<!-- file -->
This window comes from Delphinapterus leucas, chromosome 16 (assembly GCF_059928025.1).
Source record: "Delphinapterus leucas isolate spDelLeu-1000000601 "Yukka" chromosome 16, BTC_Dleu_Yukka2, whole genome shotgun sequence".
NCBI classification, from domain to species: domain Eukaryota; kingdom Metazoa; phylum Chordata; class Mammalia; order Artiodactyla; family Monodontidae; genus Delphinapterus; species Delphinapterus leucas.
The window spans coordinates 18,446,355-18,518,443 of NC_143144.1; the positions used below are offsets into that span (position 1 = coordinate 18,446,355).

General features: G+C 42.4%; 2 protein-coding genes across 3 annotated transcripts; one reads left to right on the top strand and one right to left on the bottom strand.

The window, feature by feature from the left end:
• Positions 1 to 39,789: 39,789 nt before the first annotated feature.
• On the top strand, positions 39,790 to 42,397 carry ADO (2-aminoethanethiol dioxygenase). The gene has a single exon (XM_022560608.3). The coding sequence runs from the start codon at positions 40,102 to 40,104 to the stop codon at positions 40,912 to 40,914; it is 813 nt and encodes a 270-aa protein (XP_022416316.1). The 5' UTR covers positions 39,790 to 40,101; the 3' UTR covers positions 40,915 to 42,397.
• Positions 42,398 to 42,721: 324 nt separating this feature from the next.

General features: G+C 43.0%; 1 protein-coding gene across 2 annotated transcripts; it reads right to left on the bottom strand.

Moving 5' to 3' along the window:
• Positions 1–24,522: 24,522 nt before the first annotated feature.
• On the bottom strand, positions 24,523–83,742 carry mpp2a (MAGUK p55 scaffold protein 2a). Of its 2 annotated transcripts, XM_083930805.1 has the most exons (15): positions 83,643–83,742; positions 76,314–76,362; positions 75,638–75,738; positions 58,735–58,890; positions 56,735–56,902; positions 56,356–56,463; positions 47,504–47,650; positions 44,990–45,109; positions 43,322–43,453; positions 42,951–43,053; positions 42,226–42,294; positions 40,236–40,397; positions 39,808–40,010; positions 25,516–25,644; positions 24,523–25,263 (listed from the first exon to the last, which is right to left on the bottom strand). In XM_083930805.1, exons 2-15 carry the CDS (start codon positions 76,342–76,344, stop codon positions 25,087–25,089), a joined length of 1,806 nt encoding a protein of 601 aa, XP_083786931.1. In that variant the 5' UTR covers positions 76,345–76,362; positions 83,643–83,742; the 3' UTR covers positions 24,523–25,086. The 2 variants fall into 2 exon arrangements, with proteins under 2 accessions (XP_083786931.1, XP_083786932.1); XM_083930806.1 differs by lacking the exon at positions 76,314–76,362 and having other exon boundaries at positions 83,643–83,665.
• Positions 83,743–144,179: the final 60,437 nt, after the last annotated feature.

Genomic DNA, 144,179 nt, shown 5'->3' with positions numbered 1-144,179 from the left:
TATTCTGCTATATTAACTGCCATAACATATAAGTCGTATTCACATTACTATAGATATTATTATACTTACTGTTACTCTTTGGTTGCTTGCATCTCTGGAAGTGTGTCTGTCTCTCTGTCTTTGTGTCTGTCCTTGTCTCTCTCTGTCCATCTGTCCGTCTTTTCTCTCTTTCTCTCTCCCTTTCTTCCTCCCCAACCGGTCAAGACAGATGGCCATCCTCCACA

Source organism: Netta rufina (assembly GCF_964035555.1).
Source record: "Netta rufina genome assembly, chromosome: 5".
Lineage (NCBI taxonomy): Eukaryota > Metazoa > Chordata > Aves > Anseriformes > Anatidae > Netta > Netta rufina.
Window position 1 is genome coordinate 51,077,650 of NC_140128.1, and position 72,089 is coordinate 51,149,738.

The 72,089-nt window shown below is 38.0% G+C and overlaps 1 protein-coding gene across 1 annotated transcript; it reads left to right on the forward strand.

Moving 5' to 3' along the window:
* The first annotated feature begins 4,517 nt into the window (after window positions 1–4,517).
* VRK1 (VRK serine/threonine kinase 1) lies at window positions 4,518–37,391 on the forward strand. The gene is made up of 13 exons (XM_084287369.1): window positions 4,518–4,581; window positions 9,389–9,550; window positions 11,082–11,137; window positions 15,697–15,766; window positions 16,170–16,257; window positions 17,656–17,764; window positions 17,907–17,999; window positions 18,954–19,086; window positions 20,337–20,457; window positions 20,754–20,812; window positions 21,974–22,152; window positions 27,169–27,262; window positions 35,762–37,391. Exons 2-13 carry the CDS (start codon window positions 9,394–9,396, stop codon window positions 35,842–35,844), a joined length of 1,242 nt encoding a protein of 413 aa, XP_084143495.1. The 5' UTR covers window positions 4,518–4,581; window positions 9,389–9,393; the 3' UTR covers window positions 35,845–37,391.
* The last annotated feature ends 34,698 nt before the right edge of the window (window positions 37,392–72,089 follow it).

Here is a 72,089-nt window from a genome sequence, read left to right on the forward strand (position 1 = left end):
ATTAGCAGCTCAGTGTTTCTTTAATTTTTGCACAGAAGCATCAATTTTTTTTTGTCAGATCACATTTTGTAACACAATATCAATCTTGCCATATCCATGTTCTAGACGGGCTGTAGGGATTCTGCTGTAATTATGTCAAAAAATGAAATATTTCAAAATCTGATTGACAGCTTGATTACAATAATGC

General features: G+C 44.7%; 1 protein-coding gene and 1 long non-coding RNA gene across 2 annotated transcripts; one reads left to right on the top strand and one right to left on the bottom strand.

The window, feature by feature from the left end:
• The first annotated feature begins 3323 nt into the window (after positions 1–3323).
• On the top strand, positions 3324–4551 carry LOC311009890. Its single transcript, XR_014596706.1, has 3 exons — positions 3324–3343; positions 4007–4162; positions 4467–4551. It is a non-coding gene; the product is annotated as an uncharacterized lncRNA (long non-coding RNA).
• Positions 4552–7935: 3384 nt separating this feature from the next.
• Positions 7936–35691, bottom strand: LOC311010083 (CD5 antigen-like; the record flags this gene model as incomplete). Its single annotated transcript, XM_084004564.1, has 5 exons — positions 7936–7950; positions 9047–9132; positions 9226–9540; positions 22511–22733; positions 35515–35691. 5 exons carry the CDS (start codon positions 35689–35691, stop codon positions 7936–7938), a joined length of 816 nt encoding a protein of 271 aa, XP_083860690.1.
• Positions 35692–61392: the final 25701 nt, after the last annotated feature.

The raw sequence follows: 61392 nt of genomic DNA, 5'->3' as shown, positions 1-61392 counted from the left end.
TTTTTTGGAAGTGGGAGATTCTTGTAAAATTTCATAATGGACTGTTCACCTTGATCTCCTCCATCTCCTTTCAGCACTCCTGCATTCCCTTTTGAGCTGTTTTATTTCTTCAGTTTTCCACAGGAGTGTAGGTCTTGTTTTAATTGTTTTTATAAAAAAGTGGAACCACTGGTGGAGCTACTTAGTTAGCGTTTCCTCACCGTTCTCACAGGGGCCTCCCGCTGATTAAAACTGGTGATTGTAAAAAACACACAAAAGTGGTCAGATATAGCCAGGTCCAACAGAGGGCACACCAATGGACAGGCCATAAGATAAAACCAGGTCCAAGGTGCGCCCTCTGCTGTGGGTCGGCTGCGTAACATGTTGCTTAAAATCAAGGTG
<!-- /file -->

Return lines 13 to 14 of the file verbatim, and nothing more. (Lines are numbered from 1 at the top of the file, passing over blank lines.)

• On the bottom strand, positions 24,523–83,742 carry mpp2a (MAGUK p55 scaffold protein 2a). Of its 2 annotated transcripts, XM_083930805.1 has the most exons (15): positions 83,643–83,742; positions 76,314–76,362; positions 75,638–75,738; positions 58,735–58,890; positions 56,735–56,902; positions 56,356–56,463; positions 47,504–47,650; positions 44,990–45,109; positions 43,322–43,453; positions 42,951–43,053; positions 42,226–42,294; positions 40,236–40,397; positions 39,808–40,010; positions 25,516–25,644; positions 24,523–25,263 (listed from the first exon to the last, which is right to left on the bottom strand). In XM_083930805.1, exons 2-15 carry the CDS (start codon positions 76,342–76,344, stop codon positions 25,087–25,089), a joined length of 1,806 nt encoding a protein of 601 aa, XP_083786931.1. In that variant the 5' UTR covers positions 76,345–76,362; positions 83,643–83,742; the 3' UTR covers positions 24,523–25,086. The 2 variants fall into 2 exon arrangements, with proteins under 2 accessions (XP_083786931.1, XP_083786932.1); XM_083930806.1 differs by lacking the exon at positions 76,314–76,362 and having other exon boundaries at positions 83,643–83,665.
• Positions 83,743–144,179: the final 60,437 nt, after the last annotated feature.